Is there an association between low dose aspirin and anemia (without overt bleeding)? Narrative review.
Gaskell H., Derry S., Moore RA.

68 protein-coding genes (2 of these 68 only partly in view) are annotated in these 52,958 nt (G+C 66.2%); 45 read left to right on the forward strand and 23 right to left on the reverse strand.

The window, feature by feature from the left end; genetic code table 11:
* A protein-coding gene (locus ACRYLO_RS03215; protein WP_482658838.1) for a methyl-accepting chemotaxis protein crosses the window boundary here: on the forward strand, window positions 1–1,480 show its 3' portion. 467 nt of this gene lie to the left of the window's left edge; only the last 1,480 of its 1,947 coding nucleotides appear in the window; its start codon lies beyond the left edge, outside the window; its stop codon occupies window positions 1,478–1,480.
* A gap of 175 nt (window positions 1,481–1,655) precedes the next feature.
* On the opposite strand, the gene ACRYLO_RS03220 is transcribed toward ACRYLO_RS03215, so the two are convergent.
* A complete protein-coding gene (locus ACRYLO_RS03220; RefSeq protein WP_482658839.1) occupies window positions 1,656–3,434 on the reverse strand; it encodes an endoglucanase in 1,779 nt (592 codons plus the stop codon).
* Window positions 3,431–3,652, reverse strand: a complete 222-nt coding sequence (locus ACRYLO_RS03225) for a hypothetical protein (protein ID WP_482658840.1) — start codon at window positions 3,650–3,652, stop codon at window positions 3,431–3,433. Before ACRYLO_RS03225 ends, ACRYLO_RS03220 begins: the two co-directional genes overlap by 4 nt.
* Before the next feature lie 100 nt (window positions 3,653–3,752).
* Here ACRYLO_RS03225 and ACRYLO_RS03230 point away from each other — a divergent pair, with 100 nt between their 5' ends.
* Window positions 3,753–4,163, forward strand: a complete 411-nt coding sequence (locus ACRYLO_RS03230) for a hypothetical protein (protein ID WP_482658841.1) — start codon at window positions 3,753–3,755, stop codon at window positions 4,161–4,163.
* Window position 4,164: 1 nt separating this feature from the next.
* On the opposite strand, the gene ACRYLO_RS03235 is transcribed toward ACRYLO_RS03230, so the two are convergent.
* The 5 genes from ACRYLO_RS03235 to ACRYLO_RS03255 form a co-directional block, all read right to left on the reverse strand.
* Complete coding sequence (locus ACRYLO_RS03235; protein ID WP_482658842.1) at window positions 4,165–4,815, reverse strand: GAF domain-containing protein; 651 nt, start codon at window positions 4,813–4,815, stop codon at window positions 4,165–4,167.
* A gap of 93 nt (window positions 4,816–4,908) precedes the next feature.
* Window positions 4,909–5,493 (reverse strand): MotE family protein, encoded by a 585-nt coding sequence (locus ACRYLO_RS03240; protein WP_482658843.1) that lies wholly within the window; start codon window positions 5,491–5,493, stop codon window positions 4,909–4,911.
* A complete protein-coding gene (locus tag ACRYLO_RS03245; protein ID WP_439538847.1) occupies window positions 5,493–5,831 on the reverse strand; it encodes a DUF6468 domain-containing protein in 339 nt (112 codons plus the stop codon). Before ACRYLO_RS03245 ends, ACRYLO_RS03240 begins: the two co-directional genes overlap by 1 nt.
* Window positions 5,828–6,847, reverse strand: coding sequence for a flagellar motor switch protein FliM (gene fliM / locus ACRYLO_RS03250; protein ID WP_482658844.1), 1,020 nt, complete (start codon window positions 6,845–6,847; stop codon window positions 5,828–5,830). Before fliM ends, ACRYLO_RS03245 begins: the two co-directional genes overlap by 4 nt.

BACKGROUND: Overt bleeding associated with low dose aspirin (LDA) is well-recognized, little attention is given to the possibility of association between LDA and occult bleeding, although this is known to occur in healthy volunteers. LDA is used increasingly in primary and secondary prevention of a number of medical conditions, many of which are common in older people, as is anemia. Anemia in older people is associated with adverse outcomes including disability, morbidity and mortality. The purpose of this study was to review the evidence that LDA might cause anemia without overt bleeding. METHODS: An extensive narrative review was carried out. Electronic searching (including database links) and reference lists of reports were used to identify studies reporting on use of aspirin ≤325 mg/day and anemia or change in hemoglobin (Hb) without overt bleeding. Data were extracted from reports of trials, adverse drug reactions (ADRs) and prevalence studies of adults aged ≥18 years, published since 1980. RESULTS: There are few relevant data, with considerable heterogeneity among trial designs, duration, and patient characteristics in studies of LDA. In five randomised trials (n = 5879) in (mostly secondary) prevention, the majority of patients were men without peptic ulcer disease aged 50-70 years and no consistent association between LDA and change in Hb was found. In two smaller studies (n = 609) of primary prevention in healthy patients aged ≥70 years, there was a small but statistically significant fall in Hb with LDA. Observational studies, and data from trials in which use of LDA was not a primary focus of the study, were inconclusive. CONCLUSIONS: It is not clear whether there is an association between LDA and anemia in the absence of overt bleeding, but there may be an association between LDA and fall in Hb in (a subset of) older patients. The available evidence has significant limitations, which are discussed; studies including more older patients, and publication of individual patient data, would help clarify this important matter.